Document Type



Summer 7-24-2012


indecency, Federal Communications Commission, FCC, political broadcast advertisements, fleeting expletives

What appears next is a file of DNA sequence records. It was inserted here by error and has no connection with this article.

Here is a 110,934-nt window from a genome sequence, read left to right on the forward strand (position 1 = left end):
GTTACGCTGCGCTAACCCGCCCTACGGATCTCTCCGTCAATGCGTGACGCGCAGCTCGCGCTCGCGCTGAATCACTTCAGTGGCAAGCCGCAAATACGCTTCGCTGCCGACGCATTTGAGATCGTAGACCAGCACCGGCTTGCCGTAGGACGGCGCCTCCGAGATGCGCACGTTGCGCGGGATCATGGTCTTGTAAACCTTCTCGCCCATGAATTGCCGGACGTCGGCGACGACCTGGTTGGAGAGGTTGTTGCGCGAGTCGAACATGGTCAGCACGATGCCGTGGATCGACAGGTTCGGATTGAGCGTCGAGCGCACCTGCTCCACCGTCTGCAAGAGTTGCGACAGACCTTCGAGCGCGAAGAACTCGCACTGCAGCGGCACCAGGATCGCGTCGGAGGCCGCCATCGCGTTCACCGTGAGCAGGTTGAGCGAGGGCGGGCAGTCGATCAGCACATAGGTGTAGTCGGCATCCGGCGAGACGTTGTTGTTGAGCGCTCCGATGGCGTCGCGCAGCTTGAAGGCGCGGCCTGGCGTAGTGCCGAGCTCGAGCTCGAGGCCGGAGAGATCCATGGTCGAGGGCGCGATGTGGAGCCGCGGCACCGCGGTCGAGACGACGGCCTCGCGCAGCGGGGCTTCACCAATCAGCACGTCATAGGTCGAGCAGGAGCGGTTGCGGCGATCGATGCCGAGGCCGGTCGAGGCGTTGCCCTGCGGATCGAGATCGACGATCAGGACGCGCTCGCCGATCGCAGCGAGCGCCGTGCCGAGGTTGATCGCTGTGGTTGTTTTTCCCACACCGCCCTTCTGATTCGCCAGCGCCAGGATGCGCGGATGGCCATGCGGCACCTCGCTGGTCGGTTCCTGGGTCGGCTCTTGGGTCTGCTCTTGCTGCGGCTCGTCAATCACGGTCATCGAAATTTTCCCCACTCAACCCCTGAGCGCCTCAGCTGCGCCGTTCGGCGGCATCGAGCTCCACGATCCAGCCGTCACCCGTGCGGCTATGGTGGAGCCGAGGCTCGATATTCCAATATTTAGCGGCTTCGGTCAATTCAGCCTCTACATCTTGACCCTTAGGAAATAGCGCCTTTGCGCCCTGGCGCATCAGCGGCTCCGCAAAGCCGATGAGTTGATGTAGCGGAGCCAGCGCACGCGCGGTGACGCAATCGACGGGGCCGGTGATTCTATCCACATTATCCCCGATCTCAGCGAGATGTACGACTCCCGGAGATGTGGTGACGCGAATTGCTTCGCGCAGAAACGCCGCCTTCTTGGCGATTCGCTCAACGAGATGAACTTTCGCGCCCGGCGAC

Political Advertisements in the Era of Fleeting Indecent Images and Utterances by LaVonda N. Reed-Huff This article is both timely and beneficial to the legal profession in its analysis of the Federal Communications Commission’s (the “FCC”) efforts to craft regulations regarding broadcast indecency and to address the prevalence of increasingly sexually suggestive material in political broadcast advertisements. This five-part article explores the statutory dilemma facing broadcasters who are presented political broadcast advertisements that contain indecent material. This dilemma is presented by the intersection of three federal statutes. One federal statute, 47 U.S.C. § 312, grants candidates for federal elective office reasonable access to broadcast stations in furtherance of their political campaigns. Another statute, 47 U.S.C. § 315, provides legally qualified candidates for federal, state, and local office equal opportunities to use broadcast stations as are afforded their opponents. This section also prohibits broadcast licensees from censoring political broadcast material. Finally, 18 U.S.C. § 1464 prohibits the broadcast of obscene, indecent, and profane material over the public airwaves. The racy and sexually suggestive political broadcast advertisements sponsored by some candidates in recent years suggest that the possibility of a broadcaster having to determine whether to air a candidate-sponsored political advertisement that actually could be defined as indecent is not so far-fetched. This article highlights several recent political advertisements and suggests that the dilemma created by this loophole in the statutes must be addressed. One such sexually suggestive television advertisement appeared in 2006 in Tennessee endorsing Republican Bob Corker in his race against Democrat Harold Ford, Jr. for a U.S. Senate seat. The Corker advertisement used sexually suggestive visual images to suggest that Ford frequented wild sex parties and had wild sexual liaisons. In the advertisement, the bare shoulders and face of an otherwise seemingly unclothed young blonde woman appeared on the screen as the young blonde winked and purred into the camera that she had previously met Ford at a Playboy party. The advertisement closed with another shot of the still questionably clothed young blonde teasing Ford to call her. Ford lost the election. Another television advertisement broadcast in New York in the same year endorsed Republican Raymond Meier in his U.S. congressional campaign against Democrat Michael Arcuri. The advertisement opened with superimposed images of a woman who appeared to be an exotic dancer straddling a chair and seductively dancing while purring “Hi, sexy…” Meanwhile, the target of the advertisement, Arcuri stared in the dancer’s direction while lasciviously and seductively licking his lips. The advertisement accused Arcuri of using Oneida County, New York taxpayer dollars to satisfy his sexual desires while on official business by calling an adult fantasy telephone hotline and then charging the call to his hotel room. Despite this advertisement, which ran in the days leading up to the election, Arcuri defeated his opponent to win the congressional seat. In an era where the media appears to take great fascination in the sex lives of elected officials and more so in actually catching and embarrassing them for these exploits, we are certain to see more of this type of material emerge in political campaign advertisements. In fact, it is possible that in the 2010 Louisiana U.S. Senate race, voters will have to choose between an adult film star and an incumbent senator who has been implicated in a Washington prostitution scandal. The possibilities for campaign advertisements containing indecent material are endless. This article does not assert that either the anti-Ford or the anti-Arcuri advertisements squarely falls within the subject matter scope of the FCC’s current definition of indecency, but that they do signal a gradual yet significant shift toward the willingness of political candidates and their supporters to pay for campaign advertisements with a sexual tinge. This article asks a question that has been asked by other scholars—what is a broadcaster to do in the event it is presented with political material that might fall within the subject matter scope of the FCC’s definition of indecency. It offers a number of new judicial, congressional, and agency resolutions to this conflict taking into consideration recent court cases dealing with the issue of broadcast indecency and fleeting expletives and images. Part I of the article describes the statutory conflict. Part II addresses recent broadcast indecency actions including the indecency cases recently decided by the Second and Third Circuits and one currently pending before the U.S. Supreme Court addressing the FCC’s authority to sanction licensees for the broadcast of isolated or fleeting indecent material. Part III specifically evaluates recent political advertisements containing sexually suggestive material. Part IV addresses how courts have handled earlier claims of offensive political speech offering insight and how they might handle future claims. Part V of this article revisits some of the earlier proposals for resolution of the dilemma facing broadcast licensees and will suggest others. This article reiterates the call for immunity for broadcasters that air political advertisements containing indecent material. In addition to evaluating these earlier proposals, this part offers additional resolutions of the issue that have yet to be considered. This article addresses the recent struggle of the FCC and the courts to define indecency and to defend the continued relevance of current indecency rules in light of a converging and ever-changing technological environment. The FCC has on more than one occasion sidestepped ruling on the issue where the material was determined not to have passed the threshold satisfying the definition of indecency. None of these prior cases clearly answers the question of a broadcaster’s liability in the event a broadcaster airs or chooses not to air a political advertisement that actually is determined to be indecent, profane, or obscene as those terms have come to be defined.